DH when he became 62, applied for SS, because the 401(k) was GONE. Had he waited until he was 65, he would have gotten more. His SS is around $1300.00 a month. It looks like a lot on paper, but in no way pays the bills. Also because of our earlier foolishness with the 401K and other matters, we owe the damnable IRS around 30K. We have to make payments of $550.00 a month to keep them off our backs.

      And the household makes too much money for us to qualify for food stamps.

      I am 56. Because of an Enemy we have,(cyberstalking) I lost two very good jobs, and for all intents and purposes have no prospects for gainful employment in this economy.

      My PT job is running out. My Unemployment is running out. We have bills we cannot pay, even in spite of our successful BK.

      Thank GOD Almighty that a TIAA-CREFF Account that I signed up for more than 30 years ago with the employer at the time, was written in iron-clad language that basically says that until I reach the age of 65 in the year 2017, there is no way I can touch this account, OR ELSE IT WOULD BE GONE. I tried.

      Please be very careful, my Friend, I think if you pursue this course, you will be VERY SORRY in the future.
      "To go bravely forward is to invite a miracle."

      "Worry is the darkroom where negatives are formed."


      • #4
        I have slavic and I am not sure if this applies to all 401k plans but their requirements for a hardship withdrawal include:

        1.Medical Expenses (copy of medical bill(s) not covered by insurance)
        2.Purchase of a Primary home (copy of good faith note or sales contract)
        3.Tuition for a participant or dependent of a participant (copy of tuition bill(s))
        4.To avoid eviction or foreclosure from the primary home (copy of eviction/foreclosure notice from mortgage company or the court)
        5.Funeral Expenses (copy of funeral bill(s))

        Sorry, I have to agree with Angelina Cat, we learned the hard way too. My hubby took out a $20k loan from his 401k, lost his job, could not pay it back so it became a withdrawal. The taxes were a killer!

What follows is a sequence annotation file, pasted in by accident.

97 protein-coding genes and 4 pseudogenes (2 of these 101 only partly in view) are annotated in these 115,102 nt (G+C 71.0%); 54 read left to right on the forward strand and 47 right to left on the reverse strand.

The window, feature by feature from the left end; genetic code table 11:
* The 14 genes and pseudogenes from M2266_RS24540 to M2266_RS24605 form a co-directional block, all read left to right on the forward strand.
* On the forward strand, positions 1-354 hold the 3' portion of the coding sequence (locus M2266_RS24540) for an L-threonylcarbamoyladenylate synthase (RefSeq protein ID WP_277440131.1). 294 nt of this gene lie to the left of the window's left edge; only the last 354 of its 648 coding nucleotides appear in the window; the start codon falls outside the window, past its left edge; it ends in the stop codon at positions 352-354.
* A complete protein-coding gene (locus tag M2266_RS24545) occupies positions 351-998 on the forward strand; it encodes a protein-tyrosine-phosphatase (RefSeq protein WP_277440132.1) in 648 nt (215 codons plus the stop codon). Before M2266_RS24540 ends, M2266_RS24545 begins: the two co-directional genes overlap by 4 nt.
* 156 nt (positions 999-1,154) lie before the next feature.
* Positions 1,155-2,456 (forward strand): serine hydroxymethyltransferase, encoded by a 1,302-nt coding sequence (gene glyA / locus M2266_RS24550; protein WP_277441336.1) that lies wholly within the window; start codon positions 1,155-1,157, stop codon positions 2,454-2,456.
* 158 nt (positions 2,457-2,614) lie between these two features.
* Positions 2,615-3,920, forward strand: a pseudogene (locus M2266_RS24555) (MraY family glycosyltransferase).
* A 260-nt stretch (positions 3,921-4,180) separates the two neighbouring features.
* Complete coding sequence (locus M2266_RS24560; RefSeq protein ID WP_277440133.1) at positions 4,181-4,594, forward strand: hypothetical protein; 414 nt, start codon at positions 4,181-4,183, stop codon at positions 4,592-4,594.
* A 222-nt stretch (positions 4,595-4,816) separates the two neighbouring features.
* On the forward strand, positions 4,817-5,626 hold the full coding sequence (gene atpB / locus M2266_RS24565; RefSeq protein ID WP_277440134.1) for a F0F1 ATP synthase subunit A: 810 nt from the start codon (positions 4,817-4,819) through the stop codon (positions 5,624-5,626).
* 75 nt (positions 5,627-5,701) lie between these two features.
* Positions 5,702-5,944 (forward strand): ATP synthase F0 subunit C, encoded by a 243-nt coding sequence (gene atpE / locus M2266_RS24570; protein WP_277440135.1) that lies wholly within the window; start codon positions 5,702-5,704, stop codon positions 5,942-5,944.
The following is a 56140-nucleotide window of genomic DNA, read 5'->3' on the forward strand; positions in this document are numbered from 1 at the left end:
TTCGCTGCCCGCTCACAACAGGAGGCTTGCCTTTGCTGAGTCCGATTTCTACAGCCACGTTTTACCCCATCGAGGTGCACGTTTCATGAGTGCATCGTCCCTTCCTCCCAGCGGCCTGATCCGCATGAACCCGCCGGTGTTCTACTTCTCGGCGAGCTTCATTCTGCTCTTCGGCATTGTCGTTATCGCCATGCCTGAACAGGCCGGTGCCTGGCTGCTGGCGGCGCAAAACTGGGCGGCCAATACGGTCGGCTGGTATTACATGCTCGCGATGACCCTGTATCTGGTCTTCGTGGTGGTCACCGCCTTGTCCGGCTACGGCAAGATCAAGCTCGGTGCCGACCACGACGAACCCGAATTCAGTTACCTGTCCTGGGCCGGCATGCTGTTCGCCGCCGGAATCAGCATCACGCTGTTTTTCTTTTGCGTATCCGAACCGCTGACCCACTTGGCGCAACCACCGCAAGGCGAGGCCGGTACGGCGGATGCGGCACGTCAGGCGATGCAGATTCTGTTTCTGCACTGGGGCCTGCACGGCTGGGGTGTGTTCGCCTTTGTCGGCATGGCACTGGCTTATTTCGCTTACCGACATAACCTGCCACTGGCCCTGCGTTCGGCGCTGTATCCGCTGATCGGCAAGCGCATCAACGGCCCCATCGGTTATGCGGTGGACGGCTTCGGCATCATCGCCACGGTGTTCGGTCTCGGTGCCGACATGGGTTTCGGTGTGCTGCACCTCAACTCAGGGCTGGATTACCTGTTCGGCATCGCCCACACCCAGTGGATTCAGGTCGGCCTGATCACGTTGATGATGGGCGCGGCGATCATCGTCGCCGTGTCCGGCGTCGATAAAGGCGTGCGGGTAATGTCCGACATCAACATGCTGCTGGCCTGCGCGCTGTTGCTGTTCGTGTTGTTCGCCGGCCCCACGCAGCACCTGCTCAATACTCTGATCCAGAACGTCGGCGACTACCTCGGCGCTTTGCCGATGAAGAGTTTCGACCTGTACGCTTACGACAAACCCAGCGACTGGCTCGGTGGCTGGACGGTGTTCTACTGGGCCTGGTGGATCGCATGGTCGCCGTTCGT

• #5
          Thanks Eddiep
          "To go bravely forward is to invite a miracle."

          "Worry is the darkroom where negatives are formed."


          • #6
            I hope I dont come off as a judgement jerk, but I think that one of the benefits of this forum is to encourage each other to seek alternatives to continuing the cycle that got us here to begin with, so I hope you don't take offense to my suggestions.

            Obvioulsy you know what condition your roof is in and I don't but have you had anybody look at it yet? Maybe the roof could be repaired in the areas that are really bad and put off replacing it until you have enough money.

            I am lucky my brother is a carpenter and my husband does autobody and can do most of our auto repairs himself. Over the years hubby has been bartering his services with others and last year he fixed a few dents for a landscaper and he did a big landscaping job for us. I'm not assuming that you can fix somebody's car but rather encouraging you to think outside of the box.

            This is one of the delimas we all face coming out of bankruptcy, no money, no credit, but things keep coming up that have to be addressed. It is going to be difficult for me too, in the past if I could not afford something I would charge it. Those days are gone.


            • #7
              We were in a 5 year Chapter 13 Plan and our roof would not have made it to the end. We too did not have money and there is no way I would have touched the money in my 401(k) after learning what we did prior to filing was wrong by using my hubby's 401(k) in an attempt to avoid filing. What a mistake we regret 8 years later. We refinanced to get the money to do the roof and replace some windows damaged also from the leak ($13,000 total). We also paid off our Plan at the same time.

              I too advise against taking out your 401(k) unless it is the last option on earth for a major emergency. However, people are going to do what they want and as they please no matter how many people tell them not to do it because of their own specific situation. If you have no other way, you have no other way. However, you will be hit with taxes and penalties so you need to figure out in the long run if what you are doing is the right thing for you. Best of luck to you.
              Filed 5 Year Chapter 13: April 2002
              Early Buy-Out: April 2006